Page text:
WHO was top of David Blunkett's Christmas card list? Not Chris Woodhead, according to received wisdom. Most reports say that the two can barely agree over the time of day, although the Secretary of State is stuck with the chief inspector because he has the backing of Downing Street and the Prime Minister.
Mr Blunkett is said to be the stooge for Mr Blair's education agenda - the Prime Minister uses the support for Mr Blunkett from within the party to make him the front man for an agenda no one else could sell them.
The received view, though, is wrong. Far from David Blunkett being forced to dance to Tony Blair's tune, many of the boldest initiatives have emerged from Mr Blunkett himself. He is the perfect salesman because he believes in the product.
That's why he is happy to work with Chris Woodhead. When Mr Woodhead's contract was renewed it was reported that this was another example of Mr Blunkett doing Mr Blair's bidding. The truth was the opposite. When the Secretary of State noticed that the chief inspector's contract was due to be renewed, he instigated the reappointment process.
They have had their awkward moments, but Blunkett and Woodhead are more or less united on policy. Their differences have been based on Blunkett's personal pride. Those who have worked with him chorus as one his deep sense of amour propre. Mr Woodhead has a natural ability to seize the headlines, and Mr Blunkett has sometimes resented the coverage.
Those who argue that Mr Blunkett is being led astray by Downing Street have a fundamental misunderstanding of the man. As he puts it in his autobiography, On A Clear Day (written before he was even shadow education secretary): "Recent research has shown that children's lack of numeracy can be put down to the fact that calculators have taken over from the use of their brains. Yes, I am a fundamentalist when it comes to education: I believe in discipline, solid mental arithmetic, learning to read and write accurately, plenty of homework, increasing expectations and developing potential".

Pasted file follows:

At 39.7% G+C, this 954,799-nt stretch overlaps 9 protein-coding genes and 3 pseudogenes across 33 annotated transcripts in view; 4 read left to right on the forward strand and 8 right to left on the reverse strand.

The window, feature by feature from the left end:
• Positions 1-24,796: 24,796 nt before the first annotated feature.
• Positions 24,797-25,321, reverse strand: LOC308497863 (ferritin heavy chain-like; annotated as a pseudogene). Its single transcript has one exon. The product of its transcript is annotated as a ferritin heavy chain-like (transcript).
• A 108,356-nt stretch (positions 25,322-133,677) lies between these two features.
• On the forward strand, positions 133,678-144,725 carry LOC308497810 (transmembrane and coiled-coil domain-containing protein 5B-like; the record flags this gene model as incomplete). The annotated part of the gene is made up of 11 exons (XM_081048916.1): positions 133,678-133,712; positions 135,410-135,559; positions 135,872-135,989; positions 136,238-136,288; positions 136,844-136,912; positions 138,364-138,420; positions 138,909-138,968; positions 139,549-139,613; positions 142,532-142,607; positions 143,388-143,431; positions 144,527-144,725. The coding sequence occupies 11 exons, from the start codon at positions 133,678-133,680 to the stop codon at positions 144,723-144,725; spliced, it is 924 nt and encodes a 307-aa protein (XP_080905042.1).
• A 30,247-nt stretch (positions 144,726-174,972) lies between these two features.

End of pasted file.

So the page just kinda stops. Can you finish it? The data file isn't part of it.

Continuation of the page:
This is the crux of the man. Education, for him, is about an escape from poverty, expectations and limited horizons. According to one senior Cabinet minister "this is where he differs from the Prime Minister. On policy, there's almost nothing between them. Blunkett's motivation is class-based. He hates the idea that working-class children should be denied a proper education. The PM's outlook is much more New Labour, and is based on ideas of 'the knowledge society' and skills shortages".
It's the combination of outrage at the injustice that denies working-class children the same opportunities as the better off, and a traditional respect for the basics of a good education that makes Mr Blunkett the powerful force he is. His own experience taught him the need for a grounding and confirmed his contempt for "progressive" teaching, He was horrified at the attitude of the principal of his last school: "His view was that exams were unnecessary, that they narrowed academic and intellectual development, and it was therefore a waste of time for pupils to study for them. Such an attitude angers me to this day because he had a PhD. I wonder how he thought he could become head of a college without qualifications."
Those who cling to the idea that Blunkett is Blair's fall guy misunderstand the dynamics. Blunkett has his own power base. Blair could sack a senior colleague such as Frank Dobson with equanimity. His status is entirely a product of his office. Blunkett, though, has the strength that flows from his hero-like status in the party. He is one of the few in the Cabinet who has the confidence to stand up to Blair on the rare occasions when he thinks it necessary. That, of course, means that he is fully behind the education agenda that he and the PM advocate.
Stephen Pollard is a columnist for the Express